a clouded monocle and a pair of pince-nez.
My overcoat belonged to an undertaker,
a monstrous blanket of darkness with pockets
as deep as graves. So I left it all in an attic
where my suit now waltzes with a scarlet gown.

Charles Dickens


Christopher James’ latest collection of poems: England Underwater is available now.

Walking the Line

Only when we made it to Gabon,
did we discover the Equator was real:
something you could see:
a length of yellow piping, a wire fence,
then schoolchildren holding hands.

It was a belt around the world,
a ball of wool unraveled by a kitten;
cotton spilt from a reel.
We walked the line of nothing
to the heart of the Congo,

where we found Dr Livington’s
boot laces knotted together
with Stanley’s tie; in Kenya, there were
football scarves held end to end
by some die-hards from Kisumu.

Once I saw it hold only by a thread:
the single strand of a spider’s web.
Over the Atlantic, it was a telegraph wire
almost invisible, then a fibre optic cable,
pulsing like an eel on the ocean floor .

In Equador, we lost track of it,
then picked it up at Mitad del Mundo
In Brazil at the Marco Zero, we watched
women hanging washing on the line: the flick
of a number ten shirt out in the middle.


Looking for Absalom

On little more than a family rumour, four of us pile into a jeep late afternoon and head off into the gold edged Norfolk countryside in search of a long lost relative.

A name on a scrap of paper, and a subsequent search of the records had revealed that my Great Great Grandfather Absalom (d. 1798) and Tabatha (some time after) – both good fire and brimstone Old Testament names – were agricultural workers in the small village of Wickmere, near Alysham, Norfolk.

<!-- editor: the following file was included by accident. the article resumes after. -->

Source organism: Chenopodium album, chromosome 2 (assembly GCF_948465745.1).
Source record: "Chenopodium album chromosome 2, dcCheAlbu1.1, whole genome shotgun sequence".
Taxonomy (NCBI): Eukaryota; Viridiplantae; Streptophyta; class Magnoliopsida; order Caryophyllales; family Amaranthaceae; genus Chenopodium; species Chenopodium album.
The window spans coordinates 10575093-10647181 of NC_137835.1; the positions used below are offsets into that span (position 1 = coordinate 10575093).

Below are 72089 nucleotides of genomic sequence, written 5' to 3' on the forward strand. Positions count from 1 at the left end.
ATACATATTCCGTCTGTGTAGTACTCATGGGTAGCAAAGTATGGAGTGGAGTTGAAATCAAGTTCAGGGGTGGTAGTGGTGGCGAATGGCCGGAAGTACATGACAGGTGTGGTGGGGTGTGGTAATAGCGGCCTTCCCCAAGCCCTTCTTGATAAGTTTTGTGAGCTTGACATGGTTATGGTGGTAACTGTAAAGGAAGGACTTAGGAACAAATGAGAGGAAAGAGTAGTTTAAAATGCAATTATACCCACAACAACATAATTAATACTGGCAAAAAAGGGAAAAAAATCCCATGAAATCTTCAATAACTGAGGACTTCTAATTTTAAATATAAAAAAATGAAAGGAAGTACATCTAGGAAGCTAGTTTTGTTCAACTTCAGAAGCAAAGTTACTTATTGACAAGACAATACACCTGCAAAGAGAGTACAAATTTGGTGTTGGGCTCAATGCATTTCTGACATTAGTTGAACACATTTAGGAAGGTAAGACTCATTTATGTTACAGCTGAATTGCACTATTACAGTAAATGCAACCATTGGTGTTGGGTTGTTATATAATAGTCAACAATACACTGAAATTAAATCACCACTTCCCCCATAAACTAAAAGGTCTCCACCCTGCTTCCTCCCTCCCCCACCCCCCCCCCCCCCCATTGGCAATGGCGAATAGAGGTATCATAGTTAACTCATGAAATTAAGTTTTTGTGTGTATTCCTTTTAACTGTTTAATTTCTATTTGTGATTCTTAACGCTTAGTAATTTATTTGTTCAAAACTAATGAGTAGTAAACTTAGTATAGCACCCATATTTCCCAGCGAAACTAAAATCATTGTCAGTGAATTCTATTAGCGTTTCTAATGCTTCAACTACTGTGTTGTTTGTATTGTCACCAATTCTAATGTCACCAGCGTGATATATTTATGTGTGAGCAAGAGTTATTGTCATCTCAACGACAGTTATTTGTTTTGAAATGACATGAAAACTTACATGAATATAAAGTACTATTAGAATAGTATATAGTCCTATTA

Finding a village in East Anglia, without a map or phone is a little like collecting water without a container. For every helpful sign post, the next sign along has no mention of it whatsoever, as if it assumes you now have the general idea. You soon find yourself doubling back on yourself, driving into someone’s garden or heading towards Norwich, sometimes all three at the same time. We bump around the sharp, blind corners, churning up mud from the recent rains.


We know from a painting that we are looking a for a church with a round tower and so resort to navigating by sight. Eventually Roberta spots the church, some way away from the village itself. Like many other small, ancient villages in the area, presumably the people moved away from the church and its yard around the time of the plague. It transpires we are not the only ones who found the church difficult to locate, as reported on the Seven Church website:

‘To find Wickmere is something of a challenge. The nearer one gets, not only do the signposts become disconcertingly vague as to its whereabouts, but its splendidly named Regent Street nestles in a fold in the land.’